Big news for OpenStack community

Rackspace hands over keys to OpenStack Foundation

Chris Mayer
OpenStackbold1

The day the vendors were waiting for – Rackspace steps aside from the infrastructure project, leaving the vendors to continue the success of OpenStack

With the much-anticipated Folsom
release just one week away, Rackspace have finalised relinquishing
their control of the cloud platform to the OpenStack
Foundation.

It’s a symbolic day for anyone connected with OpenStack, as
all the code and intellectual properties now fall into the hands of
the rapidly expanding collective.
The newly-formed
foundation has launched with an initial $10m, donated by its
founding members, to fund development and marketing
efforts.

According to Rackspace, the initial goal had always been to
create “a
n open and ubiquitous platform for public and
private clouds
,” that would obtain the
backing of some of the industry’s biggest cloud infrastructure
players. And by looking at the stats (850 organisations and 5,600
individuals pledging allegiance) and the names signed up such as
Red Hat, IBM, HP and VMware (amongst others), it seems that
Rackspace are bowing out with their heads held high.

In fact, this move had been in the works for over a year,
after Rackspace’s

initial announcement
in October 2011. The other
founding member of the initiative, NASA,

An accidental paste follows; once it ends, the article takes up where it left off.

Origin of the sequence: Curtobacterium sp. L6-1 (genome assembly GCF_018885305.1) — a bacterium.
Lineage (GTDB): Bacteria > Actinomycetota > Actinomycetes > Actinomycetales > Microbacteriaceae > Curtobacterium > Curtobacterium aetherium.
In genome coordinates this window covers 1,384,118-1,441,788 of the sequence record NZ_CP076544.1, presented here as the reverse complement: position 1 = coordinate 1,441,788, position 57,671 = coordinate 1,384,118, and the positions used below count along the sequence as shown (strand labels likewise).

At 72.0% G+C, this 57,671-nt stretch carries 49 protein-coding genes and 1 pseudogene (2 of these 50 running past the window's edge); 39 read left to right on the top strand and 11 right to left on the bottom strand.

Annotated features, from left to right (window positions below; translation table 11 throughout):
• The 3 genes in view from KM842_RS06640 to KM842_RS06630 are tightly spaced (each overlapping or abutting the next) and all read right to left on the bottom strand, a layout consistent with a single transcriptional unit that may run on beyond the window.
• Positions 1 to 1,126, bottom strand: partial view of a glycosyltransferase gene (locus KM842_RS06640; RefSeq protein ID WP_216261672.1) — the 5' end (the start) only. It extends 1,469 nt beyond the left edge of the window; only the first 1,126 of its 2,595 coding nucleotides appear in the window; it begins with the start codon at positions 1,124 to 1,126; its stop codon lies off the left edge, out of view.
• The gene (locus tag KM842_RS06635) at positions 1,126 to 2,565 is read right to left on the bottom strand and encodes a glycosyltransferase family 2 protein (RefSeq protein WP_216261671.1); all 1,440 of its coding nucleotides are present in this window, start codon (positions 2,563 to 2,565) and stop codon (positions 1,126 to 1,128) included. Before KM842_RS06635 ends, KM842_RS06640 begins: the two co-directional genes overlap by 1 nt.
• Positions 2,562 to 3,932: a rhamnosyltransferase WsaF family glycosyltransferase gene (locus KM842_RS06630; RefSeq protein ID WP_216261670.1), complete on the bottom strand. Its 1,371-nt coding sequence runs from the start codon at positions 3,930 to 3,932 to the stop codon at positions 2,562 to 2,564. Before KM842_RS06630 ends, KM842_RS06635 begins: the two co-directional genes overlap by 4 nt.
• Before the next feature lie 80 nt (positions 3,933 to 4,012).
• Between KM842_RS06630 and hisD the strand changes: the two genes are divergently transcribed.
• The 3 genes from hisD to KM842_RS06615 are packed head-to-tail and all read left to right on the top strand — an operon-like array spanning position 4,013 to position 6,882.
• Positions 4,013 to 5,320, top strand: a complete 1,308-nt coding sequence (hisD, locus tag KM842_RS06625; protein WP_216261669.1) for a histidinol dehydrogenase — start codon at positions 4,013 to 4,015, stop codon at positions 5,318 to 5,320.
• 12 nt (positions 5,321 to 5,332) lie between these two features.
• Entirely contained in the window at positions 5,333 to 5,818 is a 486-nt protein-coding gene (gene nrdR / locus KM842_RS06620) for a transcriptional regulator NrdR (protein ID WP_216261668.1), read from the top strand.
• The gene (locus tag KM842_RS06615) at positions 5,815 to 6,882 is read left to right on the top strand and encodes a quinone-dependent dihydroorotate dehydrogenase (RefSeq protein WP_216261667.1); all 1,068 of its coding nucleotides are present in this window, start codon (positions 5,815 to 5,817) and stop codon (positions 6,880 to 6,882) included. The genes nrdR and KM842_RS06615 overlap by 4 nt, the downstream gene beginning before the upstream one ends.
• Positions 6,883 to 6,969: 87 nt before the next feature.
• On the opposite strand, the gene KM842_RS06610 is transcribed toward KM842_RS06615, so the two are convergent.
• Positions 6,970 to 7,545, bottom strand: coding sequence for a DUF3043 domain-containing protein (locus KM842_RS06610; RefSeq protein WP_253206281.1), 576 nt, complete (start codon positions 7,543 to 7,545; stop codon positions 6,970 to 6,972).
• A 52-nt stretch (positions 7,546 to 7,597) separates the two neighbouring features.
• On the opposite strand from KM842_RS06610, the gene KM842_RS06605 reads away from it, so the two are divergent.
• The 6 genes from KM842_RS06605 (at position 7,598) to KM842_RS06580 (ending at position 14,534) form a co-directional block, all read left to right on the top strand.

stepped
aside back in May
, suggesting that the role of the
two creators was reaching its end.

Rackspace’s drive to create such a thriving community around
the project cannot be understated
,
however, and rightly deserves to be commended. Just over two
years after its inception, half a million lines of code have been
contributed to OpenStack, whilst
the
software has been downloaded more than 300,000 times from the
central repositories.

The next release, Folsom, is almost ready to
go
, with deployability improvements, security
enhancements and an updated dashboard. The biggest challenge
however for Folsom is the inclusion of the incubating Networking
(Quantum) and Block Storage (Cinder) projects, splitting from the
larger Compute (Node) to allow for greater
flexibility.

Any new direction in OpenStack’s roadmap will become apparent
from the Grizzly design summit in October, with the release itself
planned for April 2013. We can expect
Ceilometer (providing
metering) and
Heat
(responsible for basic cloud orchestration) somewhere down
the line
, though.

Whilst Rackspace won’t desert the project entirely (they’ve
built their private and public clouds on it
, after
all
), governance now falls solely down to the
community – as it should be if OpenStack wants to reach the lofty
but now attainable goal of becoming the Linux for Cloud.

Image courtesy of racheocity

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